May 9, 2005
Day care caters to business elite
Date May 06, 2005
Brief After raising eight children of her own and caring for thousands more on the job, some might question why Toronto
entrepreneur Victoria Sopik was in Ottawa last week looking for more runny noses to wipe.
Nevertheless, she'll be reaching for the Kleenex in
After raising eight children of her own and caring for thousands more on the job, some might question why Toronto entrepreneur
Victoria Sopik was in Ottawa last week looking for more runny noses to wipe.
Nevertheless, she'll be reaching for the Kleenex in a number of new day care centres across Canada in the next few years, as
Kids + Company's expansion plans get rolling in three cities this summer.
"We were meeting with clients and confirming plans for construction and the location in Ottawa will open sometime this summer,
and we will be the first childcare in that area, " said the chief executive of the four-year-old outfit last week while she was in town
to visit the future site of her first Ottawa day-care centre.
"We are expanding across the country and the first will be in Ottawa and we are thrilled to be here. "
While there are day-care centres on Parliament Hill and others in the University of Ottawa area, Ms. Sopik chose the Albert at
Kent Street location for her latest venture because she found there were no similar child minding operations in the downtown
Kids + Company caters to corporate employees. The company's client list reads like a who's who of the business elite in
Toronto. It includes many of the top law firms, financial services outfits, insurance companies, and large multinational
"We saw the need because corporations want to provide childcare for their employees and some very progressive organizations
over time have built their own childcare and managed them but more and more want to outsource because running day care is
not what they do, " she said.
"So, we set up a location and then we go to the companies and ask them to be members. We then offer guaranteed space to
their employees. "
When a corporation becomes a member, its employees are asked to register with Kids + Company so the day care knows the
make-up of the workforce and its potential childcare needs. There is no waiting list and the company guarantees spots for all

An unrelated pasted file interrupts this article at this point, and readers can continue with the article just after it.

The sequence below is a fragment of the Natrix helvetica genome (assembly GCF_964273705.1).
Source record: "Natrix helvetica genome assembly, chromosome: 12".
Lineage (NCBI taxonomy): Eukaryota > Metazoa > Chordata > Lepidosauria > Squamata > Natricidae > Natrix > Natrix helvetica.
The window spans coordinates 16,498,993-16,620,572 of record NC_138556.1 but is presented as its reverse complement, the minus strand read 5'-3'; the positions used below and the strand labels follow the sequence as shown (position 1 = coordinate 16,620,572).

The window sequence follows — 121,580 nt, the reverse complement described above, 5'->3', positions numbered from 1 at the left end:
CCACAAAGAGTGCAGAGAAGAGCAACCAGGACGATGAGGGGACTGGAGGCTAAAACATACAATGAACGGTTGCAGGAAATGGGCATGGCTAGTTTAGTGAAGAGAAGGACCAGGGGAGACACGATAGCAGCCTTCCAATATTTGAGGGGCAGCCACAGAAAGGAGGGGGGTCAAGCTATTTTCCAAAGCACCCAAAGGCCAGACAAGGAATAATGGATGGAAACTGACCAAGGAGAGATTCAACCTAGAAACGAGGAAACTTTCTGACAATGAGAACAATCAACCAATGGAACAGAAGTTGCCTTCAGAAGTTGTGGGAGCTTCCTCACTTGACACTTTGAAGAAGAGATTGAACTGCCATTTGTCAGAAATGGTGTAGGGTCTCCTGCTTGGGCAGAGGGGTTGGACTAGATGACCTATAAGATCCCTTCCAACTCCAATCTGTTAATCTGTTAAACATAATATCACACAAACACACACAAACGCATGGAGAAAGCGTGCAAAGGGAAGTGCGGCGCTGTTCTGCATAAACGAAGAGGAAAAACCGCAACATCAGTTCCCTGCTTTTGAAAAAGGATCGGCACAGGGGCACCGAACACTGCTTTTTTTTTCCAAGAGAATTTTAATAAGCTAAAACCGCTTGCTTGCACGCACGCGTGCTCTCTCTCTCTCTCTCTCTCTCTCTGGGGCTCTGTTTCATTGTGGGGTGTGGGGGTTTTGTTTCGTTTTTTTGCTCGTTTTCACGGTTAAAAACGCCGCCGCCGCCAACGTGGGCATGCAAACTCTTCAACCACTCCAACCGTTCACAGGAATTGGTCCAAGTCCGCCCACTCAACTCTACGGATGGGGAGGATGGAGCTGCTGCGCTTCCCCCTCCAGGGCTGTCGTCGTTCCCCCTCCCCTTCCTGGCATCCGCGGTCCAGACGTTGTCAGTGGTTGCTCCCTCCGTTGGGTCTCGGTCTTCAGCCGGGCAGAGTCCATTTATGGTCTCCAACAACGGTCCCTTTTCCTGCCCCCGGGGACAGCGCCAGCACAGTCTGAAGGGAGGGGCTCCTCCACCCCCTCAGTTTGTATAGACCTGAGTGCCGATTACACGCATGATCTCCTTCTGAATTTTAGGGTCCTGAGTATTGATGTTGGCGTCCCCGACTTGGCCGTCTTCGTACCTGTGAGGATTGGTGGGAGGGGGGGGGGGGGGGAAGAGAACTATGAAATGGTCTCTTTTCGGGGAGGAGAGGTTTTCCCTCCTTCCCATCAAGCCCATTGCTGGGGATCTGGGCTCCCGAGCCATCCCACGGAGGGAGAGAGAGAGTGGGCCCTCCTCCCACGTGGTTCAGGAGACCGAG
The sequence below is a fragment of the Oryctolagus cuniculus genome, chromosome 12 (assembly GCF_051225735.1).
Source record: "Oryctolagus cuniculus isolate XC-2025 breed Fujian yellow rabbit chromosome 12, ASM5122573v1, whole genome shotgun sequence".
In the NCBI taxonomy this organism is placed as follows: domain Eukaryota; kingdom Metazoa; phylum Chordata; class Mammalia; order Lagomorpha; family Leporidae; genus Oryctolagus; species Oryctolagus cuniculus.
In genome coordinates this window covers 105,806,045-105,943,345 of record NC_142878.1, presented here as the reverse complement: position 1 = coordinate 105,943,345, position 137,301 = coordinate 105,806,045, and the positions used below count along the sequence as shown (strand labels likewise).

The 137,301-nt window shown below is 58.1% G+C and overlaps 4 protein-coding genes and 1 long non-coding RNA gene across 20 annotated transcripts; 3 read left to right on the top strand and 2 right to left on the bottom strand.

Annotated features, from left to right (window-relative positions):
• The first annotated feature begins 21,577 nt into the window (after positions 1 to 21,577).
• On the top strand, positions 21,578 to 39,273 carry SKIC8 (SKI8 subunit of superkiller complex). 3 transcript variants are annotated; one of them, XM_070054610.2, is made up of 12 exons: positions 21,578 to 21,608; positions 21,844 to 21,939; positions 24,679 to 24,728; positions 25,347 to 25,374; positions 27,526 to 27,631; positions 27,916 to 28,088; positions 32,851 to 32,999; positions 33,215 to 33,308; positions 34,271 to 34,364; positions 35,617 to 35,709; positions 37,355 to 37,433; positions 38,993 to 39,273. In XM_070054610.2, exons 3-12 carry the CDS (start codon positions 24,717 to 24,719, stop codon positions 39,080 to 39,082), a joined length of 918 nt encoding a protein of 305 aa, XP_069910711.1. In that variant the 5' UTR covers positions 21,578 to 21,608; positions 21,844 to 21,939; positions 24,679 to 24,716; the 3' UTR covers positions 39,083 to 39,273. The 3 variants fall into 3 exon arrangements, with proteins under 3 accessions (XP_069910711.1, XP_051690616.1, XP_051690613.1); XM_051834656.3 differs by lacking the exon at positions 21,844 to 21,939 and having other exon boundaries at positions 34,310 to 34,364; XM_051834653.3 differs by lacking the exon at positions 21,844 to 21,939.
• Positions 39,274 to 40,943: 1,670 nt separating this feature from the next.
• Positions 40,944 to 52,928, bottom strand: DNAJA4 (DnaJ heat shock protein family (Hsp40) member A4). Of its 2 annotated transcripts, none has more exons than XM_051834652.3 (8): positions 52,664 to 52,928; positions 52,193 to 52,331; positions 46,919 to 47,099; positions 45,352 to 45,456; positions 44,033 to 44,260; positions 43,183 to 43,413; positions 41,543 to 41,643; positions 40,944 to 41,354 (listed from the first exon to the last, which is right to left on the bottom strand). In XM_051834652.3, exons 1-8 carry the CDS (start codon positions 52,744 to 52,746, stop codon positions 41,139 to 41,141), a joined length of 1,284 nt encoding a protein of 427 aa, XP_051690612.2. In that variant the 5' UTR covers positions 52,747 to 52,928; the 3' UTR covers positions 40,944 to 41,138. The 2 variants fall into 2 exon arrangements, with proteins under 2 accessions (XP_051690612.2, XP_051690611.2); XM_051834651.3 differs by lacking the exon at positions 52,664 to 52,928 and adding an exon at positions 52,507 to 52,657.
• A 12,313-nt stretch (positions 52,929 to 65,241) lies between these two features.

corporate clients' children provided they are given six months notice.
The company has negotiated more than 100 agreements with corporate partners. It cares for infants to 12-year-olds in eight
facilities in Toronto. In addition to Ottawa, it will add other locations in Waterloo and Calgary this summer.
Other expansion targets for the company in 2005 are Edmonton, London, Montreal, Vancouver, and Winnipeg. By the end of the
year, Ms. Sopik plans to double her payroll to 200 people.
Because it is a privately-owned operation, Ms. Sopik declined to share any financial information, such as the company's
revenues or the amount that it will be investing in the expansion across Canada.
Part of the long-term plan has clients dropping their children at any location across the country when required. People leaving
their children in unfamiliar surroundings will be able to keep an eye on their progress throughout the day using video links.
"All of our locations have webcameras throughout, so you can be back in your office, log on, and watch your child, " Ms. Sopik
"You need a password to login, but it's a nice benefit because you're not leaving your child at a strange place where you have
no way of knowing what's happening. "
Many clients in Toronto with relatives living in other cities or even overseas, often instruct parents to use the webcam service to
catch glimpses of their far-away grandchildren. The system also allows the managers to monitor the care given to children in the
While she originally thought the cost of running a facility would be cheaper in Ottawa than in Toronto, the price of rental real
estate in the capital made her rethink the idea.
The fees for infant day care will be about $1,285 monthly, which is less than some services already available in the city. In cities
such as Calgary and Edmonton for example, she predicted the fees would be significantly less than in Ottawa.
While she's providing day-care services, Ms. Sopik insisted the federal government's childcare initiative will not have much
affect on her operations. The typical Kids + Company clients are dual income earners in high-paying jobs such as lawyers and
"Most of our childcare is paid for by the parents and not something to do with the government. All of the stuff with the national
childcare program is geared to low- and middle- income earners who can't afford the service as well as our parents can, " Ms.
"It's a great thing and is good that all people will have access to high- quality childcare, but our (service) is elite to some degree
because it's only available to parents of companies that link to us, so you need to be working for a good employer. "